17 Mar Veterans’ Voices: Meet Doug, Assessment Team Manager
Today, we get to know Doug, an Assessment Team Manager at Criterion and veteran of the U.S. Air Force.
What branch did you serve in?
U.S. Air Force (DC and WV ANG)
What was your position?
I had five different career fields I attended formal schools for: F-4D Weapons Control Radar, F-16 Test Bench, Electronic Countermeasures, Computer Systems Operator (my official initiation into IT), and Plans and Implementation (project planning).
What was the time frame you were in the military?
What was the most rewarding aspect of serving in the military?
Serving my country and community as an Air National Guardsman. The entire military experience is something I have always cherished. I am also proud of continuing a legacy of military service after my father and now, my son has also followed in my footsteps. I truly appreciate the education and training I received in technical skills, leadership, and management.
What lessons learned during your service do you apply to your job now in the civilian sector?
Almost every lesson I learned along the way has prepared me with a very broad knowledge base that I apply daily in my role as an assessor/auditor and team lead. Furthermore, I don’t think the value of teamwork can ever be understated. I really believe that the sum of the parts is greater than the whole.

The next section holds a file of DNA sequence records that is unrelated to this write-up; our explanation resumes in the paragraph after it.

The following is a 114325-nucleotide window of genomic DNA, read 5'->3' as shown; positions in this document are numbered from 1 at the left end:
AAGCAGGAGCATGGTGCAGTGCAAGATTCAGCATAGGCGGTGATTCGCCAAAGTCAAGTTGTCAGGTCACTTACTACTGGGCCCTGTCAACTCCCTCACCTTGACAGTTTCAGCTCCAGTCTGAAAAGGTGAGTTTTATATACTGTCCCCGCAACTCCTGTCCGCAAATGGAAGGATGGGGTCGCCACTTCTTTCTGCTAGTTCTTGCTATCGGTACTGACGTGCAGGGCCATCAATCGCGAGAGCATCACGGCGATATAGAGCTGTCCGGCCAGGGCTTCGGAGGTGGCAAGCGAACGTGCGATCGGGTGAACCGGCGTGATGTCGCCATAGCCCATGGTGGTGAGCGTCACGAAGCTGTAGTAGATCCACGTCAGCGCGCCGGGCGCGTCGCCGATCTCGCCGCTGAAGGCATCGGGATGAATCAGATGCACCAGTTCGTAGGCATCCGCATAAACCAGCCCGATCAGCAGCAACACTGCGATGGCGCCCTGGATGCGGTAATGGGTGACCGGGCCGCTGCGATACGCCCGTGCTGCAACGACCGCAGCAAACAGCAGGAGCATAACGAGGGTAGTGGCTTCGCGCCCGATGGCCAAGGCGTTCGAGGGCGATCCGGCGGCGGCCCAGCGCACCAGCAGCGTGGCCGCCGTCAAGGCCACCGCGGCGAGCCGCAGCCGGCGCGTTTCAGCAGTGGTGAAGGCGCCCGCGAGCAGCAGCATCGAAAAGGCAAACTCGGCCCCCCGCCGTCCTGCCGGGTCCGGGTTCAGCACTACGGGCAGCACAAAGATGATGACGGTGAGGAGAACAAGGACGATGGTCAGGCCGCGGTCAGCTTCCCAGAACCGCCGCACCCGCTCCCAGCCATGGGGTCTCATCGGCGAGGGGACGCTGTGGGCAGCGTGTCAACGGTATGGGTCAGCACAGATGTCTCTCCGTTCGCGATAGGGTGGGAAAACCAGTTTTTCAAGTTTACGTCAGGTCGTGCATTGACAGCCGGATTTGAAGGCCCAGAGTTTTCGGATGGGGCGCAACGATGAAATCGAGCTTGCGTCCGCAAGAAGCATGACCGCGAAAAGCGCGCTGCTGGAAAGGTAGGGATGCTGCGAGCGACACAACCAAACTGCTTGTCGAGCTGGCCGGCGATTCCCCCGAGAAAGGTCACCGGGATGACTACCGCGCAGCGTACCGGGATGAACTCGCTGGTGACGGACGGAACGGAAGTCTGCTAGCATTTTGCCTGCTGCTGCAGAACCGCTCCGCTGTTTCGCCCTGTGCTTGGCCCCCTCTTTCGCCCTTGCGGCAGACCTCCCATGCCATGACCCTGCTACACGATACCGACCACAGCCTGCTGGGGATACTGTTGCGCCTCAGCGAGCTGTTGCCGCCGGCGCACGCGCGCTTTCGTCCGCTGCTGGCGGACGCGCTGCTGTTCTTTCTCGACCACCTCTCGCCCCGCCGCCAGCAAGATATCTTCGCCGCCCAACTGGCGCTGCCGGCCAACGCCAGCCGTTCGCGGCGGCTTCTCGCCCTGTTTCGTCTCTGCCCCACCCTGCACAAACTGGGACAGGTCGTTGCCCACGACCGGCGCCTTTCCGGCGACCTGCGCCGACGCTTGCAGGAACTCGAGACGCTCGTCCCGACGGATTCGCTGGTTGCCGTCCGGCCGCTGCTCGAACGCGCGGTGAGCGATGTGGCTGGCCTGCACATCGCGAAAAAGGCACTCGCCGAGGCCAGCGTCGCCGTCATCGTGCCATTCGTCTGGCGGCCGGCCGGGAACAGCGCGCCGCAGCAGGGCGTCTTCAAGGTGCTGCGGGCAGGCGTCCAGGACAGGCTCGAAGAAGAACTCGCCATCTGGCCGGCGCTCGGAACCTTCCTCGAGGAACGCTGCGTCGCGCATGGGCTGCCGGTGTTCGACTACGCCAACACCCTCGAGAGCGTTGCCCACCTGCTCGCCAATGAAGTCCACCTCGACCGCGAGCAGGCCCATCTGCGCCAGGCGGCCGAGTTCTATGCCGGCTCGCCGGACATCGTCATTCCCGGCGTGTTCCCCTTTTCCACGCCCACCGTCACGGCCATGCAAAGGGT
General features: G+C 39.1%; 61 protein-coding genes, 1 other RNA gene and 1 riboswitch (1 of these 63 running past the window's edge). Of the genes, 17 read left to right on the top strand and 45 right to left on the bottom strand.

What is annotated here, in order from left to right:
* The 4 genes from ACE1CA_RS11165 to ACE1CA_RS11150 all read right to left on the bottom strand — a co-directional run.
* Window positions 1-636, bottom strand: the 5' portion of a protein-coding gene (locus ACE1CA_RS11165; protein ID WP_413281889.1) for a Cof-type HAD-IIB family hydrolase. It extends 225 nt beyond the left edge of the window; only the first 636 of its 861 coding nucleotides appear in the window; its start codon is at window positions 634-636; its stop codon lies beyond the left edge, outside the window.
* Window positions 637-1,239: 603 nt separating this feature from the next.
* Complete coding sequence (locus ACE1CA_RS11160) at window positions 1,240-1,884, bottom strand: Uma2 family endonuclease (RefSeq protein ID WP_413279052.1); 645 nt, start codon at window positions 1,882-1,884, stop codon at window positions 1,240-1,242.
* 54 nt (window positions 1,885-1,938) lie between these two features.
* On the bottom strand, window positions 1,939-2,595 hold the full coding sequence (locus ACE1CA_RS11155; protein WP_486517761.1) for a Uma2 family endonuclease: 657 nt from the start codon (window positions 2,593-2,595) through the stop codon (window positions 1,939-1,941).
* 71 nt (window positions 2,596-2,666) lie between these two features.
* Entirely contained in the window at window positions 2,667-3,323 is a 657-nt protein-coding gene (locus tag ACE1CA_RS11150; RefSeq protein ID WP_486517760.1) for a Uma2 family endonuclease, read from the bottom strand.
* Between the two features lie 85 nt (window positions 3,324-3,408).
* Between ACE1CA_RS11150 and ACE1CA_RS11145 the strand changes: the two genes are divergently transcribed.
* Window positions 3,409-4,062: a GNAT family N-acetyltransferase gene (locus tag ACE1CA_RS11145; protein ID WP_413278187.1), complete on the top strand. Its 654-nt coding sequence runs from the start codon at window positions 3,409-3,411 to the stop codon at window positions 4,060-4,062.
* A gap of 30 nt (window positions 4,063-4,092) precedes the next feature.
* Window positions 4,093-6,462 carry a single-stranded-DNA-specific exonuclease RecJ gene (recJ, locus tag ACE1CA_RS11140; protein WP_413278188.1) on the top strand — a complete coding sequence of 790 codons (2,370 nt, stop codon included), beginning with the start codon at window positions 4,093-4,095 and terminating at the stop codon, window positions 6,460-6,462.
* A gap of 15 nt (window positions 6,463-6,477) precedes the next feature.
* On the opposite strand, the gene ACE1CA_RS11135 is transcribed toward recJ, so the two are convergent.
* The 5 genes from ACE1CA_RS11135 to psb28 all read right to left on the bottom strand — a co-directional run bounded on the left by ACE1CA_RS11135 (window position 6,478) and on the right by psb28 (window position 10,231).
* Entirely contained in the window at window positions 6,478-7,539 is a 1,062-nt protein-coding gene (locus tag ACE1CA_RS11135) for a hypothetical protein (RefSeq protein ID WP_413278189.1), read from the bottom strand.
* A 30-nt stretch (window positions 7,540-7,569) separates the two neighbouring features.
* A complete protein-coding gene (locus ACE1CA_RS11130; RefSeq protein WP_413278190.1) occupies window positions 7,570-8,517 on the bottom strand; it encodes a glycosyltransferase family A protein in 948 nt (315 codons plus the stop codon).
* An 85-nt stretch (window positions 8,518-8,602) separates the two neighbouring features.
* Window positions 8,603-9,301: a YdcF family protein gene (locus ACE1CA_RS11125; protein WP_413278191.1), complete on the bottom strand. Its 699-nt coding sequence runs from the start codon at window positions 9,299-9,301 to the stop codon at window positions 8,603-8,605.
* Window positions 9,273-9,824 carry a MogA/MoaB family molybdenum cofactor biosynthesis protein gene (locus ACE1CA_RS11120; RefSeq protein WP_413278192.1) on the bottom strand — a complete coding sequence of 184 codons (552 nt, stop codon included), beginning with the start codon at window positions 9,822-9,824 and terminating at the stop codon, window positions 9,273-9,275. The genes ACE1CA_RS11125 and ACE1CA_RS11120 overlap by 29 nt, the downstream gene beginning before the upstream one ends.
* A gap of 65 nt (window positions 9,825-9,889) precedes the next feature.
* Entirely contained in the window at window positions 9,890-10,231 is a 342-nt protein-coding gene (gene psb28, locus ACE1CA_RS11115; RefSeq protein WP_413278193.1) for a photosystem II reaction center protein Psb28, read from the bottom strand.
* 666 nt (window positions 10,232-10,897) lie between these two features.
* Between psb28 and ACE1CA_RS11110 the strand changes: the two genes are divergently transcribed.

Why did you choose to pursue a job in Government Contracting? How do you like it?
I didn’t really pursue it so much as had connections who encouraged me to come work with them. When I first got into contracting, I didn’t really know what it was all about, or have a clue about how it all works. It was a little daunting. After almost 20 years, I think I understand it a bit better and now I feel like I am doing my part to really support and enhance the federal approach to cybersecurity.
What advice would you give to military members who are about to re-enter civilian life?
Never underestimate your value and worth. Before getting into the contracting arena, talk with career advisors or get a good understanding of your marketability. Corporate culture and a sense of belonging and support are also important. Never be afraid to speak with your managers about your expectations. A good company will accommodate your inquiries and appreciate your outlook.
Editor’s Note: Criterion has many veterans and active reservists among its leadership and staff. You will find their profiles in our Life at Criterion category.